And excuse me for being intolerant, but I think that's absolutely ridiculous. First of all, your child is eleven, not stupid. Unless she's been home-schooled, kept in a media vacuum and lives in a giant tupperware made of frosted glass, I think she's probably noticed that not everyone in the world has a famous director father and lives in a mansion in the Hollywood Hills that was previously owned by Ben Affleck. Does she go to the grocery store? Has she ever visited one of your sets? Does she have eyes? Give your kid some credit, please.

Second, kids can handle much more than adults-- particularly their parents-- usually give them credit for. Many topics in this world are actually not very complicated, if your kid is used to discussing mature topics and being treated like a vaguely intelligent human being-- one of the key points, being, of course, that you don't condescend to them by assuming that they still like My Little Pony despite being in fifth or sixth grade. I talked to my second graders about the Holocaust, you dope, and they understood it, they handled it, and rather than being traumatized, it made them curious and engaged. They wanted to know why people let terrible things like that happen in the world. It inspired some of them to start reading more about history and social justice in other contexts. And that wasn't an isolated class. I've taught fourth and fifth graders about racism and prejudice and genocide, so don't you dare act like the reason you can't bear to explain homophobia to your kid is because "she's just not ready." You don't want to deal with it, you're uncomfortable with it, and you're taking the easy-- and lazy-- way out. Which does your kid no favors, incidentally.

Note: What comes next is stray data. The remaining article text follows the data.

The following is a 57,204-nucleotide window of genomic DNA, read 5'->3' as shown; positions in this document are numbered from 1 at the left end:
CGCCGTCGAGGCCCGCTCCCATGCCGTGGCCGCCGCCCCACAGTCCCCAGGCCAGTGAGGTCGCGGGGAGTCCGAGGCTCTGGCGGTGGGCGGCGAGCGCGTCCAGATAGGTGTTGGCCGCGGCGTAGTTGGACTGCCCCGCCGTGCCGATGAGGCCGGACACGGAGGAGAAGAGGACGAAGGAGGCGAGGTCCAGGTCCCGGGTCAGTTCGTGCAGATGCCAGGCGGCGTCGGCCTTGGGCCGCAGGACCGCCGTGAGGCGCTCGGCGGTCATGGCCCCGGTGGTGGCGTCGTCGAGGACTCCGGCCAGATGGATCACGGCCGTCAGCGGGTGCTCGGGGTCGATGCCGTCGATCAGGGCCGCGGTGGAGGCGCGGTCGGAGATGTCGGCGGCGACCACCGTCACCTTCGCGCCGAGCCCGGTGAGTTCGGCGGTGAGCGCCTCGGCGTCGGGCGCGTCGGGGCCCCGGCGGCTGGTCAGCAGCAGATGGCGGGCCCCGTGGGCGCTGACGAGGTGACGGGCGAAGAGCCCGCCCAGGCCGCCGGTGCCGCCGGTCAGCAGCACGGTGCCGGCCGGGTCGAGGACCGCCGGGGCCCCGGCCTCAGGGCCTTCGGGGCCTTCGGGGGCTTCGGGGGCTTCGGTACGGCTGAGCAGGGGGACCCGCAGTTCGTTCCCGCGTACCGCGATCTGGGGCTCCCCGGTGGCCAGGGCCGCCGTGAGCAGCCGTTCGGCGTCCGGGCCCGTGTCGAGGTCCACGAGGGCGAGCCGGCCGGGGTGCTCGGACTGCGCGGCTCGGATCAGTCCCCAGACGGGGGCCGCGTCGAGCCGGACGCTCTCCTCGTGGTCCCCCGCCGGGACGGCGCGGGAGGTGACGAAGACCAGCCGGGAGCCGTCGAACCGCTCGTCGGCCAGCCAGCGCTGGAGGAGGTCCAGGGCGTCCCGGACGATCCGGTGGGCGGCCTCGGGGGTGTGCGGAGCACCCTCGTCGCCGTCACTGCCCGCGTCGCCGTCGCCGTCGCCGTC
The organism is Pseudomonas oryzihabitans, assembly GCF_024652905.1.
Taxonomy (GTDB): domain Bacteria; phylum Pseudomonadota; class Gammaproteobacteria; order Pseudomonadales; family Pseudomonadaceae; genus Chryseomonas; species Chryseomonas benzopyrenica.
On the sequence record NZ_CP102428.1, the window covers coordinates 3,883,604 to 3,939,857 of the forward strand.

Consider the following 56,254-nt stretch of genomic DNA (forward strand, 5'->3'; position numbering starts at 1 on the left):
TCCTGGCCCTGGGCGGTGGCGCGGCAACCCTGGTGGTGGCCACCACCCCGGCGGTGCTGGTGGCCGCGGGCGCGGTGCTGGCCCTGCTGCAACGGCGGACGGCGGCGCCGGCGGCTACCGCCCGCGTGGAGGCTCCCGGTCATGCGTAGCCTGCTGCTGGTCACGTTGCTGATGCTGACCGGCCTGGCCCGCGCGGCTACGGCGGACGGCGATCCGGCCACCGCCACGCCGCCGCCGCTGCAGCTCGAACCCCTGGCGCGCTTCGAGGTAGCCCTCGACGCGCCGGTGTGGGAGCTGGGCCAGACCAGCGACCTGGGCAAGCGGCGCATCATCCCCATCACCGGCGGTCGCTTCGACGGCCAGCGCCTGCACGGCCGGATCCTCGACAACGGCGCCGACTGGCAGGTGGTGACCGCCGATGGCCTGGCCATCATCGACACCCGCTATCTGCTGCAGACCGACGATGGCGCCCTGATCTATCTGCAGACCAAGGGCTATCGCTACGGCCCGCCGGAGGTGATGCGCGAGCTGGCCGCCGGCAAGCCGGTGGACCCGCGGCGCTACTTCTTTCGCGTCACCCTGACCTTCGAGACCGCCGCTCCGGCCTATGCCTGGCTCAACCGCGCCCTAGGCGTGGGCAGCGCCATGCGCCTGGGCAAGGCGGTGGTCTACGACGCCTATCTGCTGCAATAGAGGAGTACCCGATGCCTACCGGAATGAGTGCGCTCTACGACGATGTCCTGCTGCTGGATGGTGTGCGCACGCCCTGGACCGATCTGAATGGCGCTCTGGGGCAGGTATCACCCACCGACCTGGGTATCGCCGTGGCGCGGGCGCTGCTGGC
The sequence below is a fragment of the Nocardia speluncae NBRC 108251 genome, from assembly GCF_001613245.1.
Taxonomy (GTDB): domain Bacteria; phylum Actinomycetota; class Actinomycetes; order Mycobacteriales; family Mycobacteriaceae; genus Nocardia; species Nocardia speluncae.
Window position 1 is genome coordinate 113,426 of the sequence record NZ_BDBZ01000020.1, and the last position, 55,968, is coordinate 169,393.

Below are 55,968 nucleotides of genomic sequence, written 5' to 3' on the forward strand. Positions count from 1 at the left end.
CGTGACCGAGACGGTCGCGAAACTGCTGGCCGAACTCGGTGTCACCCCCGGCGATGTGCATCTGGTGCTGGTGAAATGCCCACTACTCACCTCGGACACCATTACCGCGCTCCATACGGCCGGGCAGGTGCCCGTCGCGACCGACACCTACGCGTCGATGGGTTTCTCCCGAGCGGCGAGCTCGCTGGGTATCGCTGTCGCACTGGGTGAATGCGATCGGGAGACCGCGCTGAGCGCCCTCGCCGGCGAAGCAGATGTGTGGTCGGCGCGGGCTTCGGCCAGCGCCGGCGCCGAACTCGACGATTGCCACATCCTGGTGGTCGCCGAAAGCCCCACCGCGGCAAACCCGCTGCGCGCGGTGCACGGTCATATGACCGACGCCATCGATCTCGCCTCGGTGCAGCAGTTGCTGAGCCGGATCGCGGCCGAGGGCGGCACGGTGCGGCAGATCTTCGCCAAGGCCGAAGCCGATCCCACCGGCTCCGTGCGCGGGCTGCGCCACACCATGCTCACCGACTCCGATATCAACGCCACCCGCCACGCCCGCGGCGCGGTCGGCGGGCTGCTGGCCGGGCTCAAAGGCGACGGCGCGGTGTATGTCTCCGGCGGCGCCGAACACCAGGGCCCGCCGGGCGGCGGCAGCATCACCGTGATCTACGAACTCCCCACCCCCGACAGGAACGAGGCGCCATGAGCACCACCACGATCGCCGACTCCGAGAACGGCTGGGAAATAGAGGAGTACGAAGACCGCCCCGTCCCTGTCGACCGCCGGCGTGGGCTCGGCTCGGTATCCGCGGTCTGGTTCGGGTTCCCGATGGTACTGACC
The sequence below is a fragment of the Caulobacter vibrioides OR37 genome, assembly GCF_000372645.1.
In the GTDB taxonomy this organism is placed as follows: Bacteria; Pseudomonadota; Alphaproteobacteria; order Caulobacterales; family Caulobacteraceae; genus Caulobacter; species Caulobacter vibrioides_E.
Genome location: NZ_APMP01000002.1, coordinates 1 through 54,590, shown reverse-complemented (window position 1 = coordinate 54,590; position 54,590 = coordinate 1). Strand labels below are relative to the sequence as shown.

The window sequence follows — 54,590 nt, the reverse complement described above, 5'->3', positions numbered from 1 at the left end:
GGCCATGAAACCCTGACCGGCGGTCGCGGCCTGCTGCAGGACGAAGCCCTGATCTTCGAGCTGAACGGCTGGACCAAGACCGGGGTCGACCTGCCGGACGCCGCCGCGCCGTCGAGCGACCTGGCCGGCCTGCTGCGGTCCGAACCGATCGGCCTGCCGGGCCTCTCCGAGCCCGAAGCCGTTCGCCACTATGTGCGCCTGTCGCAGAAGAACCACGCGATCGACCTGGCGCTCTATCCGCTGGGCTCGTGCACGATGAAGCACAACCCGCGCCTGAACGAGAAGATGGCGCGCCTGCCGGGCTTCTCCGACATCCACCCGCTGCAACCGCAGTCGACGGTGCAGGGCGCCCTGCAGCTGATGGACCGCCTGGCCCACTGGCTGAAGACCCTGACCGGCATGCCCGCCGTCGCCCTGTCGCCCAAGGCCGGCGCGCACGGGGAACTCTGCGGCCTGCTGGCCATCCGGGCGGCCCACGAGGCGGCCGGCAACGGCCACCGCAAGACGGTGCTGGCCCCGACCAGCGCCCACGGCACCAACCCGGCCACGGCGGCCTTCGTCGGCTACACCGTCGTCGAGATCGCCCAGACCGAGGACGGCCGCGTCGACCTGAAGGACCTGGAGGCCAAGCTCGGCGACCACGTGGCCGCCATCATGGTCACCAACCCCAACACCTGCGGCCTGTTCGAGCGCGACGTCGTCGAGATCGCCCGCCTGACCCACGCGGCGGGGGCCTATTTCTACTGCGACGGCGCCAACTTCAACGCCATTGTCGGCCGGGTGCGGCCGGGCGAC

In the same way that Bill O'Reilly and all the other professional blowhards are out of line when they carp about how gay folks shouldn't hold hands near their families so they don't have to "explain" it to their kids, it's a total copout for Kevin Smith to act like he's somehow noble for not explaining to his daughter how the world works. I'm still waiting for someone to say they won't let their kid ride in a car because they don't want to have to "explain" how its engine works.

It's one thing to try to protect your child. It's another thing to (supposedly) shelter them to the point of stupidity, especially when it's more for your benefit/comfort level than theirs. Grow up, so your kid can, too.